Fingal County Council is to carry out non-statutory consultation on the emerging preferred route for the remaining sections of the Sutton to Malahide Greenway.
The Baldoyle to Portmarnock section of the greenway was opened in June 2020, with the council reporting it to be 'a great success.'
The emerging preferred route for remaining sections from Sutton to Baldoyle and Portmarnock to Malahide is currently being advanced.
A study on Portmarnock village has been undertaken by the project landscape architects to identify potential public realm improvements to be incorporated in the scheme.
The detail of the non-statutory consultation is currently being considered with a view to commencing this consultation in early 2021.
A further round of consultation may be undertaken on the final preferred route to facilitate a
planning application, along with any Compulsory Purchase Orders (CPOs), to be made to An Bord Pleanála in late 2021.
The remaining sections from Sutton to Baldoyle and Portmarnock to Malahide are being progressed as one scheme through design and planning.
The completed Sutton to Malahide Greenway will provide for a pedestrian and cycle route to extend from Sutton Cross to Malahide.
Green Party councillor and Mayor of Fingal, David Healy, speaking during a presentation on the Sutton to Malahide Greeway at a recent Local Area Committee meeting, said the fact that previous consultation was held for the scheme in 2017 and a number of motions had again been raised in the council, highlighted the need for councillors to be made aware of the progress of the scheme.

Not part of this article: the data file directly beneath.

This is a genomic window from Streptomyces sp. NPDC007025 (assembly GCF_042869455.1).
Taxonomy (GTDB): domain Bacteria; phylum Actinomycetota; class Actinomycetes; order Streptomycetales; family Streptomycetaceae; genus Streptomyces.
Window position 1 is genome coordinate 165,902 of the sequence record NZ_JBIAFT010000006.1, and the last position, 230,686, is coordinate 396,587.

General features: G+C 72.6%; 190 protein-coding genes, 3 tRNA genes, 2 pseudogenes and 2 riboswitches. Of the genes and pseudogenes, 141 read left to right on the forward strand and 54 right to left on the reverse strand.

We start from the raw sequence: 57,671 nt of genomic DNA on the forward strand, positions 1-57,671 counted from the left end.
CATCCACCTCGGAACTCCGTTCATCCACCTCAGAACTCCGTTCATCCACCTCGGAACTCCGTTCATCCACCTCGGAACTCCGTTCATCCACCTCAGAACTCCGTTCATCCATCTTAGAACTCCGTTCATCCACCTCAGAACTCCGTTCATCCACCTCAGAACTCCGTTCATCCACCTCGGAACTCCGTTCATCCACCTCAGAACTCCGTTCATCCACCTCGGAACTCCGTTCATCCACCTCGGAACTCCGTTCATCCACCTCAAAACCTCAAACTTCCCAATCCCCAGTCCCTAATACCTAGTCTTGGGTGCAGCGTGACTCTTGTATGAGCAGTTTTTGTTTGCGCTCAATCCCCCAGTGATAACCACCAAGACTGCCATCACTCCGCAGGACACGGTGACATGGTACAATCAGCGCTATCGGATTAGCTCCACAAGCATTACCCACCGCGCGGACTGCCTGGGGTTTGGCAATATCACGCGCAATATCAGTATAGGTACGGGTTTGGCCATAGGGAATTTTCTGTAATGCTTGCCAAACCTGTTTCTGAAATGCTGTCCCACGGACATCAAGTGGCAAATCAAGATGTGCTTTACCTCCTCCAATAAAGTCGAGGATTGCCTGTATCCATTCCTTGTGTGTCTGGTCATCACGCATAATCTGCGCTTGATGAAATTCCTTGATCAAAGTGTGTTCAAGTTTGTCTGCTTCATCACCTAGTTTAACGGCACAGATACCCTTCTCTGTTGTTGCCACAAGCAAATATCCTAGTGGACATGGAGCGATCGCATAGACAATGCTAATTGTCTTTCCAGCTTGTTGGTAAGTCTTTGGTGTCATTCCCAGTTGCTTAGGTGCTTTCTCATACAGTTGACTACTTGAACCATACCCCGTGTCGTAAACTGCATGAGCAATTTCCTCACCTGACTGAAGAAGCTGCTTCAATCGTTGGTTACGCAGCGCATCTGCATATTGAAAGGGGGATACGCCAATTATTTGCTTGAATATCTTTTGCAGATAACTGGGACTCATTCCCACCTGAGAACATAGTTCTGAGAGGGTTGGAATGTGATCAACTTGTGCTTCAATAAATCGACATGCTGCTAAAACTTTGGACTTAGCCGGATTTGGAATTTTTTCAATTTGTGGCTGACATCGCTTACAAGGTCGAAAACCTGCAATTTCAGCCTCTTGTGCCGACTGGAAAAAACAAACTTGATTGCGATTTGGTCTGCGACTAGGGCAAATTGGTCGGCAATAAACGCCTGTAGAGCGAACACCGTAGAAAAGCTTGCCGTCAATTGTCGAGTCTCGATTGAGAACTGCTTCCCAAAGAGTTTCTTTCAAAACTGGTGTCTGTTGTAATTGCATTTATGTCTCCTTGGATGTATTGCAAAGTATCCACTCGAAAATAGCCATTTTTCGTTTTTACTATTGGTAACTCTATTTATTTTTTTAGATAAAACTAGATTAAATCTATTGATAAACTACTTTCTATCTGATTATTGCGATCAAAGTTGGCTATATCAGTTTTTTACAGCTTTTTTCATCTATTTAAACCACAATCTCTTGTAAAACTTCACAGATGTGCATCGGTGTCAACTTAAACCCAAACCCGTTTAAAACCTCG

He was 'very grateful' for the update from the council, he said, but what was needed now was to 'get into discussion' with councillors, the community and stakeholders.
'For the last two years', he said, councillors had been given an estimated time-frame for completion of the greenway, which had been missed.
Regarding design issues in relation to the project in 2014, as raised by Cllr Healy, a council official said he was unaware of the full history of the plans, and that he was being informed by the councillor.
However, he said, public consultation in 2017 informed how the project would proceed, and undertaking additional non-statutory consultation would ensure the community was involved.
'Face-to-face' meetings were needed for the project, the official added, which had been delayed, leading to a delay in updating councillors on the project.
The council now believed it had a plan to take the project forward towards completion, and 'get it to planning by end of 2021', he concluded.